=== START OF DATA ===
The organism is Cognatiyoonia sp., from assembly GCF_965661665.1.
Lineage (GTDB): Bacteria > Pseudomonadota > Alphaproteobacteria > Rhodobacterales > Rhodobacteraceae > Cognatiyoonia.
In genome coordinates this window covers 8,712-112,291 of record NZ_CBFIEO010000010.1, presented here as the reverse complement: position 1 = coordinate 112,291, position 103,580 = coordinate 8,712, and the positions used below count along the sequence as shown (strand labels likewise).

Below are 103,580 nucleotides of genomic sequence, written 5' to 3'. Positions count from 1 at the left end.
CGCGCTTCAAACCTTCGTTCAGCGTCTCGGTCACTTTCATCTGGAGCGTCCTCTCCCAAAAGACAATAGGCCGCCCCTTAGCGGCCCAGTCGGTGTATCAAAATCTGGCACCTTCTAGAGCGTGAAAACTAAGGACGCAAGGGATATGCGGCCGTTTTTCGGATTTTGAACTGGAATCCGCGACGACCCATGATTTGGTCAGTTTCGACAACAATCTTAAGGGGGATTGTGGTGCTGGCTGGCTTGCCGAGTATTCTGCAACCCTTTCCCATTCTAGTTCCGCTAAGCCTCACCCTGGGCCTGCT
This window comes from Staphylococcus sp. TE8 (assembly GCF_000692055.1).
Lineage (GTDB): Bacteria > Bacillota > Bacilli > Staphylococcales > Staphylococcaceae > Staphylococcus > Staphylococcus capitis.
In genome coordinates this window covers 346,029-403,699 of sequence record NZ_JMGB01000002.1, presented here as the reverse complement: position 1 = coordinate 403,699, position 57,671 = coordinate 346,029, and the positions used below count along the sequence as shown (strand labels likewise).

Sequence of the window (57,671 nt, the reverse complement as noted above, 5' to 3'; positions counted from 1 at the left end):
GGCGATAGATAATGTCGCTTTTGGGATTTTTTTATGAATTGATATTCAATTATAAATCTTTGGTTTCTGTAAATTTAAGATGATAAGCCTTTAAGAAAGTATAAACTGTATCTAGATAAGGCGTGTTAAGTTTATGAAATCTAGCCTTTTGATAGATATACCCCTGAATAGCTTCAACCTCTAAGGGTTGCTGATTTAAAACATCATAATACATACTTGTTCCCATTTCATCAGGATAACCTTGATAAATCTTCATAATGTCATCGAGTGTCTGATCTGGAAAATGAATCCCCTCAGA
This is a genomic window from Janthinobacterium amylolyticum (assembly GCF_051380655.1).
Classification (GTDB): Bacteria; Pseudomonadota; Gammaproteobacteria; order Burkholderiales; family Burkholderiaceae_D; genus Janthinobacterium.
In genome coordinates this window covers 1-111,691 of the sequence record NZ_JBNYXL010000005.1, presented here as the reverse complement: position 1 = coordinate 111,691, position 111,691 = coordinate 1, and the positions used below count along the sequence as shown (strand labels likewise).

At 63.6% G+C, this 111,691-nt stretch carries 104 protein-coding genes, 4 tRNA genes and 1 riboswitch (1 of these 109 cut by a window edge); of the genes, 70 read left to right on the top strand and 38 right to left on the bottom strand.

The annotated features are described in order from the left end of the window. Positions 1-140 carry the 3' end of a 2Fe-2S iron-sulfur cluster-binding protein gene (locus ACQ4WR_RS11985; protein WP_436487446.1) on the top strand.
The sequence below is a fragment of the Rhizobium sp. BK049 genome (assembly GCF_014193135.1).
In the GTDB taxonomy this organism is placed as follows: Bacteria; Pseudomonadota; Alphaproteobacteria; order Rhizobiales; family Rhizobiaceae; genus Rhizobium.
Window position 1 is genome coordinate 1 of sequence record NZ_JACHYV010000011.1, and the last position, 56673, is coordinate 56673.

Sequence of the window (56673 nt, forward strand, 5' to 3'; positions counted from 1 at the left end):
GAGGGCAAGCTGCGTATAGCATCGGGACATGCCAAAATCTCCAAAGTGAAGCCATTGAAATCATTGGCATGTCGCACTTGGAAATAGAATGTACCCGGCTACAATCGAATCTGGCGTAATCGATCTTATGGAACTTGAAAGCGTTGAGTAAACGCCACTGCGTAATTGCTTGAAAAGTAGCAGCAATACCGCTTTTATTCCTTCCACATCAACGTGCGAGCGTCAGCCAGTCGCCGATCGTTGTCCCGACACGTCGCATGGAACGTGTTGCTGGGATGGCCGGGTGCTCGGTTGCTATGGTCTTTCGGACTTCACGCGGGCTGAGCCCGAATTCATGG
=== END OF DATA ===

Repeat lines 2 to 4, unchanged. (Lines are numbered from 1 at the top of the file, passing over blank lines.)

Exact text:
Lineage (GTDB): Bacteria > Pseudomonadota > Alphaproteobacteria > Rhodobacterales > Rhodobacteraceae > Cognatiyoonia.
In genome coordinates this window covers 8,712-112,291 of record NZ_CBFIEO010000010.1, presented here as the reverse complement: position 1 = coordinate 112,291, position 103,580 = coordinate 8,712, and the positions used below count along the sequence as shown (strand labels likewise).

Below are 103,580 nucleotides of genomic sequence, written 5' to 3'. Positions count from 1 at the left end.